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AWS WAF supports IP match based on HTTP header fields like X-Forwarded-For

This post was originally published in Japanese in the past.

Table of Contents

  1. 1. Introduction
  2. 2. What is X-Forwarded-For
  3. 3. Headers other than X-Forwarded-For
  4. 4. How to use the feature
  5. 5. Limitations on WafCharm
  6. 6. Conclusion

1. Introduction

On July 9th, 2020 (US local time), support for originating IP addresses in the HTTP header field such as X-Forwarded-For was added to AWS WAF.

This is good news for users who applied WAF to CloudFront and ALB individually since they reduce the cost of WAF by combining and attaching WAF just to ALB.

Let’s check the details of the update.

Support for X-Forwarded-For (XFF) header is now available for AWS WAF

2. What is X-Forwarded-For

X-Forwarded-For is one of the HTTP header fields and is the de facto standard for determining the originating IP address of the client when the request goes through load balancers or proxies.

When a request goes through proxies or load balancers, the web server will recognize the IP address of the last proxy as the IP address of the request and cannot analyze or control the originating IP address. However, you can obtain the client’s IP address by using X-Forwarded-For.

For example, in terms of an ALB under a CDN, the requester’s IP address will be the CDN’s IP address from the ALB’s point of view. If the IP address were to be regulated, the access from CDN could be blocked.

Previously you could only regulate IP addresses from CDN, but by using X-Forwarded-For header content to regulate requests, ALB can also regulate IP addresses.

Keep in mind that X-Forwarded-For relies on the fact that the proxy the requests go through in between provides correct information, so you must utilize information from a trustworthy proxy.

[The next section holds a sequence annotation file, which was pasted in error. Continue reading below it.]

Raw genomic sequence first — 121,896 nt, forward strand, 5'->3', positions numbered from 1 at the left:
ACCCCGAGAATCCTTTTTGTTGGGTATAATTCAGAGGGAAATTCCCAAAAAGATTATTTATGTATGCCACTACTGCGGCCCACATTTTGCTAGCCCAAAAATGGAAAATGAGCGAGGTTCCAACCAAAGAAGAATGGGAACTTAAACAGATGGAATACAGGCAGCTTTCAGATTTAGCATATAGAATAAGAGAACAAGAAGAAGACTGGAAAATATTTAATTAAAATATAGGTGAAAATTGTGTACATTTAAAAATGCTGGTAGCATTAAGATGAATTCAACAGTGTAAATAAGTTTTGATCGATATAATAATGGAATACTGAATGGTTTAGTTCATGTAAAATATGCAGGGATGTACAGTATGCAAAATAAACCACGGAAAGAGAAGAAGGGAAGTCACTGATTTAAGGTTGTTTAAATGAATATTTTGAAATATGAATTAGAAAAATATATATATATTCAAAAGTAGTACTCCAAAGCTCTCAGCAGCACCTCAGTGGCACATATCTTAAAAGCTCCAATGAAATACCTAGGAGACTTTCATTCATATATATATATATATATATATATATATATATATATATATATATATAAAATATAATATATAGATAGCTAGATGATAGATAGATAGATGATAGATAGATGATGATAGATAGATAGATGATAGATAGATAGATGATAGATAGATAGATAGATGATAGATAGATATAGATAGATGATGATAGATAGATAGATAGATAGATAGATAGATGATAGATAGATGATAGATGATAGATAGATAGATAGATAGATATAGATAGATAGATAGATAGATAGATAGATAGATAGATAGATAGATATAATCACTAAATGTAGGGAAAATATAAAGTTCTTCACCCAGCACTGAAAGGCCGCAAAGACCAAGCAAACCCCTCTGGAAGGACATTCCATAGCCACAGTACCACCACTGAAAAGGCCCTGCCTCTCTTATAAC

3. Headers other than X-Forwarded-For

There are examples other than X-Forwarded-For to accomplish the same function.

For example, a CDN provider could apply an original header to pass client IP addresses when the requests go through a CDN.

Typical headers used for CDN include True-Client-IP, CF-Connecting-IP, and Fastly-Client-IP.
The format of the information listed in the header is provided by vendors, so check their official information for which header field to check.

As mentioned above, it is critical to only utilize information provided by a reliable proxy.
It is necessary to see if the requester’s IP address is from the IP range provided by the CDN and uses their original header field, in which case that information can be trusted.

4. How to use the feature

Let’s take a look at the actual setting page for the IP address rule.

The setting has been updated to select between “Source IP address” or “IP address in header” options.

Specify the header name to the [Header field name] field. The default value is “X-Forwarded-For.”

You can specify the position of the value in the IP address list of X-Forwarded-For to check for.

In X-Forwarded-For, an IP address is added for every single proxy that the request goes through.
It is structured like a list (client1, proxy1, proxy2) starting with a client IP address on the left, followed by the IP addresses of proxies the request went through.

You can configure the rule to check the actual client IP address or check if the request is coming from the correct proxy as expected depending on the structure of your environment.

You could also use this feature for Geo match and rate-based rules, but the position of the IP address is fixed.


Refer to the blog posts below for procedures to create rules.


AWS WAF Classic

new AWS WAF

Rate-based rules


5. Limitations on WafCharm

There is an XFF header option in the WafCharm Dashboard. If your environment uses CloudFront before ALB or other similar structures, consider using the option. Refer to the “XFF header options” section of the Help page of WafCharm Dashboard.

You can also create your own rule.

6. Conclusion

For users using CDN such as CloudFront who wanted to attach AWS WAF only to ALB, this is a much-needed feature.

In order to lessen unnecessary requests, it is desirable to consider regulating both CDN and ALB individually, but if you want to avoid maintaining two WAFs or reduce the cost, this feature could be worth considering.